STRESSED? EXHAUSTED? OVERSTIMULATED? TRY YOGA NIDRA

Feel refreshed and relaxed in 20 minutes!

–and you don’t need to be a practiced yogi or meditator to enjoy the benefits.

You don’t even need to go to a class or pay a teacher with today’s audio downloads and smartphone apps.  All you need is a place where you won’t be interrupted for a short time and it can be done in any physical orientation (sitting, lying down, or even standing. Through guided imagery, breathing and body scanning, you submerge yourself into a restful, healing state that is a unique combination of alert awareness and deep relaxation-yoga nidra. Your brain waves slow to the alpha state or even theta, where you are able to tap into your subconscious mind and source of intuition, creativity and healing while remaining aware and conscious.

As you scan your body and explore sensations, emotions, and thought patterns you will be guided to move back and forth between feeling and witnessing, observing without responding, as your nervous system unwinds and comes into balance.

Through the integrative process that that balances the sympathetic and parasympathetic nervous systems, it quickly relieves anxiety and slows the fight or flight response. Stress hormones are reduced, blood pressure and heart rates decline and the metabolic system slows down.

Since Yoga Nidra has been shown to reduce levels of stress, hostility and anxiety in chronically-ill patients, veterans and school counselors it has been integrated into a program to treat vets with PTSD.

The benefits credited to Yoga Nidra practice include both psychological and physical-

  • Relief from insomnia
  • Reduction of depression and anxiety
  • Elimination of phobias
  • General improved well-being
  • Lower blood pressure and cholesterol levels
  • Improvement in immune system function
  • Pain relief
  • Asthma relief
  • Reduction in insulin dependence in diabetics

If Depression can Lead to Illness, What Causes Depression?

So much more to learn about the relationships between the mind, emotions and the body!

neurocomic7  Trauma image

Dr. Esther Sternberg’s “groundbreaking work on the link between the central nervous system and the immune system, (explored) how immune molecules made in the blood can trigger brain function that profoundly affects our emotions, (and) has revolutionized our understanding of the integrated being we call a human self.”

Despite that now it is mainstream to believe that our emotions, like depression, can cause illness in the physical body, “we need to ask what the molecules and nerve pathways are that cause depressing thoughts.”

The Balance Within: The Science Connecting Health and Emotions looks fascinating, I just ordered it. If you are interested too,  the latest post at Brain Pickings offers a good summary.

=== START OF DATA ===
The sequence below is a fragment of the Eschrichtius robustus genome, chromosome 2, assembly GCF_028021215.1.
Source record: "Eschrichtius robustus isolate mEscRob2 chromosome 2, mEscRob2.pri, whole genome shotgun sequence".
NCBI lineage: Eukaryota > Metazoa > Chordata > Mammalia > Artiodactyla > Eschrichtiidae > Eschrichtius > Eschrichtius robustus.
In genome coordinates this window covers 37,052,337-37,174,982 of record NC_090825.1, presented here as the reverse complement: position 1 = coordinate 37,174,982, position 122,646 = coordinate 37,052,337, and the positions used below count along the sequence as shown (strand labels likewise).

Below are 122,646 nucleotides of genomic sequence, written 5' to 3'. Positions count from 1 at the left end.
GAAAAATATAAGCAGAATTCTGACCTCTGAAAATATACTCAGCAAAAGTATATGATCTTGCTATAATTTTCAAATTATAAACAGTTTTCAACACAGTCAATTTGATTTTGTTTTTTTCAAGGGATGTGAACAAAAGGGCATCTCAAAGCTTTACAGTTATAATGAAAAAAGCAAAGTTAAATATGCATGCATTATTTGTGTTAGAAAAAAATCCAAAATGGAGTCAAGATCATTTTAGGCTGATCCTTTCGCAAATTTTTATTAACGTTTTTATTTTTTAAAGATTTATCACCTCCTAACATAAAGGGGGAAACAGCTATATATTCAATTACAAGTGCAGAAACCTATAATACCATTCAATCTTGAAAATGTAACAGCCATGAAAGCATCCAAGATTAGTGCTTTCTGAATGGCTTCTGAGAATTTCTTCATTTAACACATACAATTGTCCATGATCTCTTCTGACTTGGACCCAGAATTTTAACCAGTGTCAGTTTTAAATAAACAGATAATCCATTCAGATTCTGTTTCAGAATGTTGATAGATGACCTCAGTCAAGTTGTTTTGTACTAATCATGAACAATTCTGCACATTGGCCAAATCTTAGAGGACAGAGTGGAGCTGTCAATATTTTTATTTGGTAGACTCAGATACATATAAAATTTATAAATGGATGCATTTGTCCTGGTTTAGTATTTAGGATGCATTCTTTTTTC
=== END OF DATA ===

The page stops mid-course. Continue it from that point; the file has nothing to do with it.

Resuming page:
Feeling Good: The New Mood Therapy, by David D. Burns, MD

Feeling Good: The New Mood Therapy, by David D. Burns, MD

The good news is that anxiety, guilt, pessimism, procrastination, low self-esteem, and other “black holes” of depression can be cured without drugs. In Feeling Good, eminent psychiatrist, David D. Burns, M.D., outlines the remarkable, scientifically proven techniques that will immediately lift your spirits and help you develop a positive outlook on life. Now, in this updated edition, Dr. Burns adds an All-New Consumer′s Guide To Anti-depressant Drugs as well as a new introduction to help answer your questions about the many options available for treating depression.

Buy Book on Amazon

Why Zebras Don’t Get Ulcers

Why Zebras Don’t Get Ulcers: The Acclaimed Guide to Stress, Stress-related Diseases and Coping, by Robert M. Sapolsky

Renowned primatologist Robert Sapolsky offers a completely revised and updated edition of his most popular work, with nearly 90,000 copies in print

Now in a third edition, Robert M. Sapolsky’s acclaimed and successful Why Zebras Don’t Get Ulcersfeatures new chapters on how stress affects sleep and addiction, as well as new insights into anxiety and personality disorder and the impact of spirituality on managing stress.

Buy Book on Amazon

 

 

Finally, a Bridge between Neuroscience and Psychoanalysis!

New research by  Francois Ansermet, a psychoanalyst, and Pierre Magistretti, a neuroscientist, shows how, rather than polar opposites, both fields are describing the same dynamics in the personality, behaviors, and motivation.

“The physical traces revealed in neuroplasticity correspond to a central tenet of psychoanalysis that life leaves its traces on the psyche as well.”

A common desire for my hypnosis clients is to be able to break through their subconscious resistance to change or a deep seated fear and anxiety. They are aware that something keeps holding them back, but aren’t sure what it is.

With the relatively new perspective of neuroplasticity, the knowledge that the “ever-changing brain is continually shaped by experience, . . . it means that we all have the capacity to change dysfunctional or unhealthy patterns.”

The Swiss researchers’ model suggests that therapy actually “resculpts” old patterns of thinking and reacting into healthier ways of being.

Psychiatrist Phillip Luloff stated that-

“It talks to the hope that one has that there can be change, that the brain is flexible and plastic. And that by the induction of just talk [analysis] they seem to be able show that there is a modification in the structure of the brain, which causes an evolution in perhaps the way the person functions and may lead to the healing in the troubled people with whom we work, including ourselves.”

Research into mind and brain could help patients with psychological disorders.